965, 966. Clodius, in his Lex. Select. says, that the xxii. 22. there seems no sufficient reason to think reem occurs nine times in the Hebrew Bible; and that that the rhinoceros, which is a native, see Buffon's its name is derived from on, altum esse, on account Hist. Nat. tom. viii. p. 135; tom. ix. p. 339, 340. only of the talness of its stature or the loftiness of its of the southern regions of Asia and Africa, was so horns. The reems are in effect called wild bulls by much as known to the Israelites in the days of Mothe Psalmist, Psalm xxii. For those whom he styles ses, or even of David. bulls of Bashan, i.e. of the mountains of Bashan, ver. I apprehend with the learned Bochart, and others, 13. he calls reems, ver. 21. as though they were sy that o'n, which occurs Job xxxix. 9, 10. and plur. O'nn, nonymous terms. In short, the reem must be supposed Psalm xxii. 22. denote the same kind of animal as to be of the beeve kind ; since it is represented in our DXy; and indeed in the Psalms, more than thirty of author's description as qualified by its make and Dr. Kennicott's codices read O'pk. The descripstrength for the business of agriculture like the tame tion of Job represents the bin to be a very strong, ox."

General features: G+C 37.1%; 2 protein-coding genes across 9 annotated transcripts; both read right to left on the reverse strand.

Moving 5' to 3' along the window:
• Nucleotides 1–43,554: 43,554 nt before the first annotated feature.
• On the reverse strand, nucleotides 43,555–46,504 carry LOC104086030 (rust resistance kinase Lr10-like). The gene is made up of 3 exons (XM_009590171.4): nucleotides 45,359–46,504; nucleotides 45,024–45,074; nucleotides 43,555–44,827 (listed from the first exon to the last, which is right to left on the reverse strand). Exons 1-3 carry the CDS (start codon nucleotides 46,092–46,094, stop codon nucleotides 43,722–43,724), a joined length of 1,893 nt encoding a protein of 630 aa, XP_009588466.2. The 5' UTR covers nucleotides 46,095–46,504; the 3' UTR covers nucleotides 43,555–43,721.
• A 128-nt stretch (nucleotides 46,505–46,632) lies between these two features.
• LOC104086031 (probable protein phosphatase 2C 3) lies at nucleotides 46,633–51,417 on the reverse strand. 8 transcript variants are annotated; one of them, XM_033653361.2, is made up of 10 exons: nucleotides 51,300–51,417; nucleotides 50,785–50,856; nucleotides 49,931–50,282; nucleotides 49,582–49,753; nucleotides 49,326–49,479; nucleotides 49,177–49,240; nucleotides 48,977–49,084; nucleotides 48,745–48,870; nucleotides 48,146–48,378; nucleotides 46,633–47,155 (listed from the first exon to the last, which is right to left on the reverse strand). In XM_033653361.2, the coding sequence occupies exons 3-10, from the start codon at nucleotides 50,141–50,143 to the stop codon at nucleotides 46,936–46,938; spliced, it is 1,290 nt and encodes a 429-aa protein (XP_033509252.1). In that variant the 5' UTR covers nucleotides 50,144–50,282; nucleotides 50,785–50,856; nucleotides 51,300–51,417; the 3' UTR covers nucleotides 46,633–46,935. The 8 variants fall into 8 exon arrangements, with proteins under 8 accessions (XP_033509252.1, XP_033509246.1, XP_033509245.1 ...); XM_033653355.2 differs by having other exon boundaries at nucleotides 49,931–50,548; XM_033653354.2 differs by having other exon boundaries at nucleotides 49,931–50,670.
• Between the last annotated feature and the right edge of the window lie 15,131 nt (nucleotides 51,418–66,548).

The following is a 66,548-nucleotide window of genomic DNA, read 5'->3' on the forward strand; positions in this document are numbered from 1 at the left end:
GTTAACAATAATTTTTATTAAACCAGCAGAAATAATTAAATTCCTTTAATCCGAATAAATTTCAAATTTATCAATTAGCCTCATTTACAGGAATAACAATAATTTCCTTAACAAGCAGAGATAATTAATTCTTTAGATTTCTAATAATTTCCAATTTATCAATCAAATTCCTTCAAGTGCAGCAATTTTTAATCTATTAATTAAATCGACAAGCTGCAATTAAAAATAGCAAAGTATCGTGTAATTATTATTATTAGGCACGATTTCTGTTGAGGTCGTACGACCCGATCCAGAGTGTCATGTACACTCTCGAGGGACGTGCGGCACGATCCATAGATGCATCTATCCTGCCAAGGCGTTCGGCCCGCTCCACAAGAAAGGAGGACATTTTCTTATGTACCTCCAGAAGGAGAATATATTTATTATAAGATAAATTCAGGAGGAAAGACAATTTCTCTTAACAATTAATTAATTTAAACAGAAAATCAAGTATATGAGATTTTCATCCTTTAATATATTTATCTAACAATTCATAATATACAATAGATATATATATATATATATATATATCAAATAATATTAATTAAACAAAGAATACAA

fierce, and uptameable creature, and implies him to “Or abide by thy crib.?] The original may be ren be of the beeve kind, see Scott's notes ; and the dist dered, or will he lie all night on thy threshing floor? in Psalm xxii. 22. are mentioned as having horns, and i.e. to guard it. Mr. Merrick has made it appear correspond to the bulls and strong bulls of Bashan, probable, that bulls were in the earliest ages employ verse 3. And since the orthography of these words ed, as dogs, to guard fields. Oxen are actually put o'n and any shows them inost properly to belong to to this use by the Hottentots.

on or on, they may serve to confirm the relation beMr. Parkhurst has also taken this side of the ques tween that root and oxy above noted.” tion; and he thus expresses his opinion.